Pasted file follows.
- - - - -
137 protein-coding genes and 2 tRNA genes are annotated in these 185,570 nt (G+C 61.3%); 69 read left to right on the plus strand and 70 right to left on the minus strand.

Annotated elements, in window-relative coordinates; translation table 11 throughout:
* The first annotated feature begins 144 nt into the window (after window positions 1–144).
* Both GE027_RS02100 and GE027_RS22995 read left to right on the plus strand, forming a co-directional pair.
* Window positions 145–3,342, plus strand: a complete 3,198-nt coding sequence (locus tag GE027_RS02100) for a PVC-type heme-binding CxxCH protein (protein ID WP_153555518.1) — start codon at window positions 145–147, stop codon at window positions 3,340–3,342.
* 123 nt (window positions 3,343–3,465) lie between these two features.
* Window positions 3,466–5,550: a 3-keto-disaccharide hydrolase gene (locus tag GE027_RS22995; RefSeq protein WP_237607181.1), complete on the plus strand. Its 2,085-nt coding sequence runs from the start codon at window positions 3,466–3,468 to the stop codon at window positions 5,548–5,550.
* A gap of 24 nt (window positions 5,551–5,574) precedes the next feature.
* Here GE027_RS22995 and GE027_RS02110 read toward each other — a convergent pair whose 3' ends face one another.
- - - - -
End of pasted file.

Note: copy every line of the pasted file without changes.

137 protein-coding genes and 2 tRNA genes are annotated in these 185,570 nt (G+C 61.3%); 69 read left to right on the plus strand and 70 right to left on the minus strand.

Annotated elements, in window-relative coordinates; translation table 11 throughout:
* The first annotated feature begins 144 nt into the window (after window positions 1–144).
* Both GE027_RS02100 and GE027_RS22995 read left to right on the plus strand, forming a co-directional pair.
* Window positions 145–3,342, plus strand: a complete 3,198-nt coding sequence (locus tag GE027_RS02100) for a PVC-type heme-binding CxxCH protein (protein ID WP_153555518.1) — start codon at window positions 145–147, stop codon at window positions 3,340–3,342.
* 123 nt (window positions 3,343–3,465) lie between these two features.
* Window positions 3,466–5,550: a 3-keto-disaccharide hydrolase gene (locus tag GE027_RS22995; RefSeq protein WP_237607181.1), complete on the plus strand. Its 2,085-nt coding sequence runs from the start codon at window positions 3,466–3,468 to the stop codon at window positions 5,548–5,550.
* A gap of 24 nt (window positions 5,551–5,574) precedes the next feature.
* Here GE027_RS22995 and GE027_RS02110 read toward each other — a convergent pair whose 3' ends face one another.